The problem is from stationary perturbation theory. Given a Hamiltonian $H = H_0 + \lambda V$ where $\lambda \ll 1$, $H_0 = \begin{bmatrix} a & 0 \\ 0 & b \end{bmatrix}$, $a = b$, $V = \begin{bmatrix} \alpha & \beta \\ \beta & \gamma \end{bmatrix}$. Find the energy levels of the system to within $\lambda^2$. Here we solve the secular equation, we find from it the first-order corrections to the energy (they look like two solutions of the quadratic equation). These corrections have the accuracy of $\lambda^1$. How to find second-order corrections? I understand that we go to the basis of the correct functions of the zeroth approximation, the degeneracy is removed, and further we can apply the perturbation theory formulas for the nondegenerate case. But this approach seems wrong to me, because 1) there is no $\lambda^2$ 2) the degenerate energy level split into two close ones - how to handle it?

Please explain in detail how to solve this problem.

  • $\begingroup$ possible duplicate of physics.stackexchange.com/questions/306890/… $\endgroup$ Oct 13, 2017 at 10:12
  • $\begingroup$ @ZeroTheHero your answer contains an equation, where we have A - B, it will be 0 if A = B, but it was non-degenerate case. I need an expression with $\epsilon^2$ (as in your answer) for degenerate case. Exp with $\epsilon^1$ I got ftom the seqular equation. $\endgroup$ Oct 13, 2017 at 10:27
  • $\begingroup$ In this case your unperturbed Hamiltonian is proportional to the unit matrix, and uaffected by a change of basis. You cannot use perturbation theory (i.e. cannot expand the secular equation) and must diagonalize $V$ exactly. $\endgroup$ Oct 13, 2017 at 11:37
  • $\begingroup$ @ZeroTheHero Should I get the basis from correct functions of zeroth approximation? And use them in the formula for the second correction for the energy? I can’t understand, what should I do with diagonalized V? $\endgroup$ Oct 13, 2017 at 11:50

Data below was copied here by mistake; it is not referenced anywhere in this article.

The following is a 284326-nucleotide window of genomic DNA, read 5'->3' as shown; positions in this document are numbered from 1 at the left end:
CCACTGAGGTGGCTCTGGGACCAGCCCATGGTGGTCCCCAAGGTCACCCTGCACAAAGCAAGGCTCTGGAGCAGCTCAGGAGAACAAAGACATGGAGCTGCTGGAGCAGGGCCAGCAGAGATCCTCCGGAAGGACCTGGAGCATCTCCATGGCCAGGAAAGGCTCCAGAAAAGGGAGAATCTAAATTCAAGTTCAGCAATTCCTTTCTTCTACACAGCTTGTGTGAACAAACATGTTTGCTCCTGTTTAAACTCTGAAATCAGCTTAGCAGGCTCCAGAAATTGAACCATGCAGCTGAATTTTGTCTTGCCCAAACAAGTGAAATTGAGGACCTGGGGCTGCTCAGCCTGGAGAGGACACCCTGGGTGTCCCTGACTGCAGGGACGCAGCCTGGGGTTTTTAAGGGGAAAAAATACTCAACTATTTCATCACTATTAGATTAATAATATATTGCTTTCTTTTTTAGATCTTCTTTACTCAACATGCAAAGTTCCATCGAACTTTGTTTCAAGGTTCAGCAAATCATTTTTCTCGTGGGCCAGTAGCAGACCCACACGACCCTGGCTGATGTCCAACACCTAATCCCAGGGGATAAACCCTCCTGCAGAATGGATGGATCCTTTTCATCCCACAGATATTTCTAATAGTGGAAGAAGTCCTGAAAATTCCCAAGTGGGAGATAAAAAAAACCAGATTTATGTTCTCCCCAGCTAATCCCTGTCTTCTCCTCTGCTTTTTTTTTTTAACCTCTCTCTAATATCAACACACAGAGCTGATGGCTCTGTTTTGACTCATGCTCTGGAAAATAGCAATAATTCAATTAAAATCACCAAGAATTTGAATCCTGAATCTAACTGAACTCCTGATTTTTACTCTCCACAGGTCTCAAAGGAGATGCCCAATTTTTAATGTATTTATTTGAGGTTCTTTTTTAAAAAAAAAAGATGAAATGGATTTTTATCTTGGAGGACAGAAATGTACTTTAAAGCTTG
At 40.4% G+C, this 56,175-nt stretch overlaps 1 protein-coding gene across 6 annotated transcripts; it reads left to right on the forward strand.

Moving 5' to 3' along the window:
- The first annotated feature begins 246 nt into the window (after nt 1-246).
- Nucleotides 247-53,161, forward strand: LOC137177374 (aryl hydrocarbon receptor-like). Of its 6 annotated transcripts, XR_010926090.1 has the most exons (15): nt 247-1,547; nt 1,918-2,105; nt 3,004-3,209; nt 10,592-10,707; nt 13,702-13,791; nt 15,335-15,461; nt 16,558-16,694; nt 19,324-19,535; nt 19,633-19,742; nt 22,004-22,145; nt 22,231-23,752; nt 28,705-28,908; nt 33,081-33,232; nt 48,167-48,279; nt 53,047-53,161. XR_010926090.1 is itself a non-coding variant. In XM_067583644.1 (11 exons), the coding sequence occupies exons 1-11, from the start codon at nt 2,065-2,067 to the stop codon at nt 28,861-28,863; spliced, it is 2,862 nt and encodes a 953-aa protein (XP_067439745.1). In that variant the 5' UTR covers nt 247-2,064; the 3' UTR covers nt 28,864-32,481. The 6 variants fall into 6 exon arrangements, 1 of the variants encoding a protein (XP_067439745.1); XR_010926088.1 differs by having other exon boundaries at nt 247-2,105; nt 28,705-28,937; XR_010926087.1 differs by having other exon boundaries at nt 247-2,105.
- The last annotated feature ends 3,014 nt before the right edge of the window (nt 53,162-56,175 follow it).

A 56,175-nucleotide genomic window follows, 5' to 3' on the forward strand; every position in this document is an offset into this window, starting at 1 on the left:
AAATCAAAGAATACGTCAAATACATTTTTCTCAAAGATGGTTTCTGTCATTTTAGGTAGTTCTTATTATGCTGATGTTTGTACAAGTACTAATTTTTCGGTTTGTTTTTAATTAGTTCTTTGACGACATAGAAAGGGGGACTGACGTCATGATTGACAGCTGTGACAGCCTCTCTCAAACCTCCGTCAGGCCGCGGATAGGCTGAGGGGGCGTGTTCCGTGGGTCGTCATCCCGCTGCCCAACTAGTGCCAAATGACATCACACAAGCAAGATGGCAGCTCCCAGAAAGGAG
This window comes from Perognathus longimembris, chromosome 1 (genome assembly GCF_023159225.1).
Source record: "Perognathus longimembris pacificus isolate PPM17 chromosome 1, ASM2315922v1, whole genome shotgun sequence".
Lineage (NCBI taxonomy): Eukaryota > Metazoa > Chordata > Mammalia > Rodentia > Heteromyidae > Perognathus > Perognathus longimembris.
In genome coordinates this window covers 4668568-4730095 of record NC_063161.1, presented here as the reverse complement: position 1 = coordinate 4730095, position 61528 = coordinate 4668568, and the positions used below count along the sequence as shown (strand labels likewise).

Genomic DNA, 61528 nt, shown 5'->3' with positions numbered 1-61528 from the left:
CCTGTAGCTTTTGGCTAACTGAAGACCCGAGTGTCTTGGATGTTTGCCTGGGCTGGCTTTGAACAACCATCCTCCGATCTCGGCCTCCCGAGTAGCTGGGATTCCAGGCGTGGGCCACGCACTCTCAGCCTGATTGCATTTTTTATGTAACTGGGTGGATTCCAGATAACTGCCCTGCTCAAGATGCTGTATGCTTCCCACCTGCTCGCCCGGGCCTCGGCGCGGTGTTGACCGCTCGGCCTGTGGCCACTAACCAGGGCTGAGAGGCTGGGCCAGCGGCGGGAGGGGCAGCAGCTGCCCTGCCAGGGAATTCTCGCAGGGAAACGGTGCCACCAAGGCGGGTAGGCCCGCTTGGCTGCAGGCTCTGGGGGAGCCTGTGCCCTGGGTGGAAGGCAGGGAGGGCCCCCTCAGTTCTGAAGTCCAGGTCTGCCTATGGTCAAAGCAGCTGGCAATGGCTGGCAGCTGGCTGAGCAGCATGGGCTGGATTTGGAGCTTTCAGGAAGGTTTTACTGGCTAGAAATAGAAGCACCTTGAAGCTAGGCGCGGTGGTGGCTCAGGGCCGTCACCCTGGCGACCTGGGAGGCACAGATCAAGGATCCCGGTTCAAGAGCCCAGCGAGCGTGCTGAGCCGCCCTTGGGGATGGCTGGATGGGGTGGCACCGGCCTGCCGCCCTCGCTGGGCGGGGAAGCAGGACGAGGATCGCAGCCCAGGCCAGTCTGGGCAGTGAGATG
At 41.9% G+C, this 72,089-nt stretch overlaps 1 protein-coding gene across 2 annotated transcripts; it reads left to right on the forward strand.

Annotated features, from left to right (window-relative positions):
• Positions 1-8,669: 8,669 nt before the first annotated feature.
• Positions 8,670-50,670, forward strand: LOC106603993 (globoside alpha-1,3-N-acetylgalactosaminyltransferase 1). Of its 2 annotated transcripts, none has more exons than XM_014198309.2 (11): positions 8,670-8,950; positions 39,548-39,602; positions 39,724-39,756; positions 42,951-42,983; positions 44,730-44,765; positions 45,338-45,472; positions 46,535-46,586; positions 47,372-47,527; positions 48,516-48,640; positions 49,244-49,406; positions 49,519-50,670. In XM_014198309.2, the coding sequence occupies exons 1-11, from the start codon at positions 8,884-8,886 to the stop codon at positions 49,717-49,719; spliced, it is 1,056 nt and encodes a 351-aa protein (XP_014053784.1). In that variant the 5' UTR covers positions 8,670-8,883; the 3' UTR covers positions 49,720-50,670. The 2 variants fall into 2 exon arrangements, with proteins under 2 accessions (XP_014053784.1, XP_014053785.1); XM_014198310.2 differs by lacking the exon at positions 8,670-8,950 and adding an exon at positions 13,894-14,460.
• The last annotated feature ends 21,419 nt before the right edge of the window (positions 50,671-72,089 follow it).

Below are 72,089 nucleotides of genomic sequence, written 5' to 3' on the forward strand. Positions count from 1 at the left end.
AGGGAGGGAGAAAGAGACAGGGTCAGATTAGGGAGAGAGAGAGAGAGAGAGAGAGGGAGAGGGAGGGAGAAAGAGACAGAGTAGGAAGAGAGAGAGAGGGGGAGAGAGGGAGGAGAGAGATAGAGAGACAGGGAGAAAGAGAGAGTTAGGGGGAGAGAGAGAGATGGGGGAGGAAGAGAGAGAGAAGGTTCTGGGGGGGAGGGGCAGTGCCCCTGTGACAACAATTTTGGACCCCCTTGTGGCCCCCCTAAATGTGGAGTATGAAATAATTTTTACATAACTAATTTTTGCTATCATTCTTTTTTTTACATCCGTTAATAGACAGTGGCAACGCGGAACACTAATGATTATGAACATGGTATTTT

• $\begingroup$ Maybe a shorter answer is that a Hamiltonian proportional to the identity is basically the same as not having it at all, so there's no unperturbed Hamiltonian to use a starting point. $\endgroup$
    – Javier
    Oct 13, 2017 at 13:56

1 Answer 1


The difficulty is that, if $a=b$, then it is not possible to make an expansion in terms of the original eigenstates or energies. If $H=H_0+\lambda V$, the effective expansion parameter is not $\lambda$ but rather $\lambda/(a-b)$, i.e. the assumption for an expansion to be valid is that $$ \frac{\lambda}{a-b}\ll 1\, , $$ which obviously fails when $a=b$.

When this happens, one cannot proceed by expansion. Finding eigenvalues and eigenvectors is a process of making a similarity transformation, i.e finding a transformation $T$ so that $T(H_0+\lambda V)T^{-1}$ becomes diagonal. Since the unperturbed Hamiltonian is $H_0=a\hat 1$, we have $TH_0T^{-1}=H_0$ so the transformation $T$ is completely determined by the perturbation $V$ and is independent of the factor $\lambda$.

The eigenvalues and eigenvectors are determined from $V$ alone, independent of $\lambda$. Thus, there is no such thing as a "first order" or a "second order" since nothing in $T$ depends on $\lambda$, i.e. the exact eigenstates do not depend on $\lambda$.

For instance, take $H_0=a\left(\begin{array}{cc} 1&0 \\ 0& 1\end{array}\right)$ and $V= \left(\begin{array}{cc} 1&1 \\ 1 &-1\end{array}\right)$. The eigenvectors for $H_0+\lambda V$ are $$ \left(\begin{array}{c} \frac{1-\sqrt{2}}{\sqrt{4-2 \sqrt{2}}}\\ \frac{1}{\sqrt{4-2 \sqrt{2}}} \end{array}\right)\, ,\qquad \left(\begin{array}{c}\frac{1+\sqrt{2}}{\sqrt{2 \left(2+\sqrt{2}\right)}} \\ \frac{1}{\sqrt{2\left(2+\sqrt{2}\right)}}\end{array}\right) $$ independent of $\lambda$.

If $\eta_\pm$ are the exact eigenvalues of $V$ (for which obviously you cannot find an expansion in terms of $\lambda$ as $\lambda$ does not enter in $V$, then the exact eigenvalues of $H_0+\lambda V$ will be $a+\lambda \eta_\pm$. In the example above, they are $a\pm \sqrt{2}\lambda$. You can see they are linear in $\lambda$ and unrelated in size to the diagonal entries of $V$. Obviously since the exact answer is linear in $\lambda$, there is no meaning to calculating a term in $\lambda^2$.


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